Source of Apple's MacBook Price Cut Revealed
It did not make much sense for Apple to cut the price so soon after release. At the time, the 13-inch model was less than four months old. That did not stop Apple from reducing the price, prompting critics to speculate about the cause.
There have been signs that the smaller Pro machines are selling poorly, especially after bloggers got hold of the device.
"In terms of gaming performance, there isn't much," The Verge's Nilay Patel wrote in his review.
"While the Retina MacBook Pro is easily the most desirable 13-inch Mac laptop to date, the high price and lack of discrete graphics make it a tough call versus either the more powerful 15-inch Retina Pro or the more affordable 13-inch Air," CNET's editors concluded.
The low performance also caught the attention of Computerworld's Michael deAgonia. "In terms of actual performance, the Intel (NASDAQ: INTC) i5 processor isn't as fast as the quad-core i7 I'm used to," he wrote in his review.
Apple's problems may not be limited to disappointed reviewers and a weak launch. According to DigiTimes, the entire computer segment is expected to remain stagnant throughout the first half of the year. Taiwan-based supply chain makers are hopeful that sales will pick up after Intel launches the Haswell platform in June. Windows Blue, which is thought to be the first major update to Windows 8, is also expected to give the industry a boost.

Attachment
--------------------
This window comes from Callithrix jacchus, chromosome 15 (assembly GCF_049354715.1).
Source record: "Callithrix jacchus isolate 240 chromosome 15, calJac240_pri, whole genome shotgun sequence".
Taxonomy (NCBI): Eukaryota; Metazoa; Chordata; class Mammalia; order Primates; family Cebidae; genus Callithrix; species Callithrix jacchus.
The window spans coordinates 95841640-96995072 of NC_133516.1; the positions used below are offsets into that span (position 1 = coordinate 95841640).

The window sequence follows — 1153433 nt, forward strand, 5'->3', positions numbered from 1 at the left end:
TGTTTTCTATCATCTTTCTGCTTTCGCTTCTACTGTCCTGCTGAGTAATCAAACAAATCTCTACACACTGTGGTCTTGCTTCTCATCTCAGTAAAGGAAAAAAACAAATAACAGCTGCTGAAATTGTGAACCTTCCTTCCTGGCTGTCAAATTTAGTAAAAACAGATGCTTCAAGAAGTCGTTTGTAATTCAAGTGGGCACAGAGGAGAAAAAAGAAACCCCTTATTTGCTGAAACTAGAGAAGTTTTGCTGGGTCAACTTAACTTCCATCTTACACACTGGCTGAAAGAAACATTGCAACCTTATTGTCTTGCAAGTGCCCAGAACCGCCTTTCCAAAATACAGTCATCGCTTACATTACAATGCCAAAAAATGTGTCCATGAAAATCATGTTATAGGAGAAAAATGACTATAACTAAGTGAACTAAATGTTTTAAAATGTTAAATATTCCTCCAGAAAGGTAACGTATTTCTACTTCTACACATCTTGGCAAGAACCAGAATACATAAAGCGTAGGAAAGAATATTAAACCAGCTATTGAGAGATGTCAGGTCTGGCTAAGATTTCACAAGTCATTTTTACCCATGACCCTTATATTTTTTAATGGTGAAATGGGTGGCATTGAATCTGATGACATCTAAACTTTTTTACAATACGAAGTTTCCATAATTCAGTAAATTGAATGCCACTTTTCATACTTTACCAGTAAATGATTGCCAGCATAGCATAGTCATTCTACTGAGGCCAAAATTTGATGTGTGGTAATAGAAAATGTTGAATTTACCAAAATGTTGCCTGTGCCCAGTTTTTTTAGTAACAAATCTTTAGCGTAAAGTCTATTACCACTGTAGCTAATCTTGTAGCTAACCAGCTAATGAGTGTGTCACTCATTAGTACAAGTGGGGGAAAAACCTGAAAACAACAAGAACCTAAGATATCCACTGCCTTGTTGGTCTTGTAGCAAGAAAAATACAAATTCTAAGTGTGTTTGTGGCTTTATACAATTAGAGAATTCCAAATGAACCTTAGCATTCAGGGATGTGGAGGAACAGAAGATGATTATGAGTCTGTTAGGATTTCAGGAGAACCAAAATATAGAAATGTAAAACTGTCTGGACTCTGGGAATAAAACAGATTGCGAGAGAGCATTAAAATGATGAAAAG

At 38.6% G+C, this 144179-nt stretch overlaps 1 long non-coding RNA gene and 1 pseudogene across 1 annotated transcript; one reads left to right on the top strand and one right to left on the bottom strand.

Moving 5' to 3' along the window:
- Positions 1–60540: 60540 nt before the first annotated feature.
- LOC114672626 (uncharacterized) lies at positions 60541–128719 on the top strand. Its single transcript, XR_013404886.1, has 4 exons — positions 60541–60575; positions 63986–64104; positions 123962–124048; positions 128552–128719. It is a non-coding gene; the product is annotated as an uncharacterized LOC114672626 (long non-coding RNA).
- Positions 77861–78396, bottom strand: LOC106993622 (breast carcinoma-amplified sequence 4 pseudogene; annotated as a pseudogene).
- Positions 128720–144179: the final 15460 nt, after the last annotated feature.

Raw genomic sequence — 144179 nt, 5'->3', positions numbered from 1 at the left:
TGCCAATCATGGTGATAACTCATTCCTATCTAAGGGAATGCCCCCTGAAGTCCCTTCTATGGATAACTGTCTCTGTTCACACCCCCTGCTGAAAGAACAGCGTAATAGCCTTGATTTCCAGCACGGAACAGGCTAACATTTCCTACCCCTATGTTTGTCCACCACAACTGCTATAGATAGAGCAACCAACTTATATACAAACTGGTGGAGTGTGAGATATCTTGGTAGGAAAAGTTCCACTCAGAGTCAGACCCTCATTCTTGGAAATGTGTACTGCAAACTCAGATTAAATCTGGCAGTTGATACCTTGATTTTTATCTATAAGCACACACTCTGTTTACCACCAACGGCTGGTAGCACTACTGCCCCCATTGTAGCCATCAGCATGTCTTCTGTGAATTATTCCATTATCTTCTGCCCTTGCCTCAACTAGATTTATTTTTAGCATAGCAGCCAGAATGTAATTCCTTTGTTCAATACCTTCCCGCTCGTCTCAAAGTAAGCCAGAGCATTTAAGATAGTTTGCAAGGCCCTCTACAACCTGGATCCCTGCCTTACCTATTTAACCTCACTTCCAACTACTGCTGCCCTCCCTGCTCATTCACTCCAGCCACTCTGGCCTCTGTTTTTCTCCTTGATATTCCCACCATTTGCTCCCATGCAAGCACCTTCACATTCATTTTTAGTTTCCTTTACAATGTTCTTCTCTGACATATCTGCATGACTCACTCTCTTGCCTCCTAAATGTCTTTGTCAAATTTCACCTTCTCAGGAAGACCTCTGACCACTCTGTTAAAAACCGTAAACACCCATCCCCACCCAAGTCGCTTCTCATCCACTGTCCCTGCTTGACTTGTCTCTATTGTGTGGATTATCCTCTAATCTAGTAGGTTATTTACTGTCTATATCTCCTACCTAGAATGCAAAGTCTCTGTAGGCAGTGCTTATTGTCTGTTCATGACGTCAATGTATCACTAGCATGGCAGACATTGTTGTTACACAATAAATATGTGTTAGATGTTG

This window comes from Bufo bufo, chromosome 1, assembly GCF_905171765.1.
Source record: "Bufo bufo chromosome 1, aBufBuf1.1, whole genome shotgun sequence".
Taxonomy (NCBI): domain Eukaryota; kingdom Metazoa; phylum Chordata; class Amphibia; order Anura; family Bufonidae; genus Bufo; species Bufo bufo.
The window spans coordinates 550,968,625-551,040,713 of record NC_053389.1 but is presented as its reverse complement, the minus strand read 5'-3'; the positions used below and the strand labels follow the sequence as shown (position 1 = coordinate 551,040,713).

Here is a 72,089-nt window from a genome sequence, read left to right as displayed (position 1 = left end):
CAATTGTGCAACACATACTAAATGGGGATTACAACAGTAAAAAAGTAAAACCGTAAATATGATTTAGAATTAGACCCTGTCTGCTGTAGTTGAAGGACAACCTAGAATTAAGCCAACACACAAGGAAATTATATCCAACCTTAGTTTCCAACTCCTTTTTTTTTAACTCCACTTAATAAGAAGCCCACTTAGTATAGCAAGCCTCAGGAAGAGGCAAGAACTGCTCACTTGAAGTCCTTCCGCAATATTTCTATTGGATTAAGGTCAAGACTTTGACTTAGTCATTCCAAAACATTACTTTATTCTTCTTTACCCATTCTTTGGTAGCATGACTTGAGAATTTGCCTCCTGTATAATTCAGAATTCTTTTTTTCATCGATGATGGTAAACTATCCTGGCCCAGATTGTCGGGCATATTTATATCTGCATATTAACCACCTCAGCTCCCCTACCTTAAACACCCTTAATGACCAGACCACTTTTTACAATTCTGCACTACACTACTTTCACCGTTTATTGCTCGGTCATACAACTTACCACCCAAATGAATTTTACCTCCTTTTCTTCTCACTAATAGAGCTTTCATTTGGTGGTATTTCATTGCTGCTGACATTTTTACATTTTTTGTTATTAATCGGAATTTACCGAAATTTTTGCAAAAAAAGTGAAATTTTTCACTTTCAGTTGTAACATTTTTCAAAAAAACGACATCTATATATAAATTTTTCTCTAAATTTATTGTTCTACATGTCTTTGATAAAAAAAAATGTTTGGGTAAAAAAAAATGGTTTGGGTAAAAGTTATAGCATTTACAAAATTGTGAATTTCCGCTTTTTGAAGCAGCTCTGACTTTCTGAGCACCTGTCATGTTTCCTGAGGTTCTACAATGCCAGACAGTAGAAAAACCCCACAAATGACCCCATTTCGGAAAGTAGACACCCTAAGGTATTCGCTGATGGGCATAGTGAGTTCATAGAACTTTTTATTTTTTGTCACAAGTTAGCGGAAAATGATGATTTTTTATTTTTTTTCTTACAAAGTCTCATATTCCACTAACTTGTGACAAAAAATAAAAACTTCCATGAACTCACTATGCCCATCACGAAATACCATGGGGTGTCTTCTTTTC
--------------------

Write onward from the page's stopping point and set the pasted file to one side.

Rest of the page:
In theory, Apple should have been able to accomplish the same thing when it released the MacBook Pro with Retina Display. Consumers do not seem to be overwhelmingly interested in spending $2,199 on a 15-inch model, or $1,699 on the 13-inch iteration. The latter was reduced to $1,499 this month. It is not yet known how much of an impact this will have on Apple's sales.
Google (NASDAQ: GOOG), which was rumored to developing a touch screen laptop last November, has expanded its market potential with the company's first high-end machine. Officially known as the Chromebook Pixel, the new notebook is Google's answer to the MacBook Air.
However, if consumers are unwilling to spend $1,499+ on a MacBook Pro with Retina Display, they may not be overly interested in a weaker $1,299 machine from Google.
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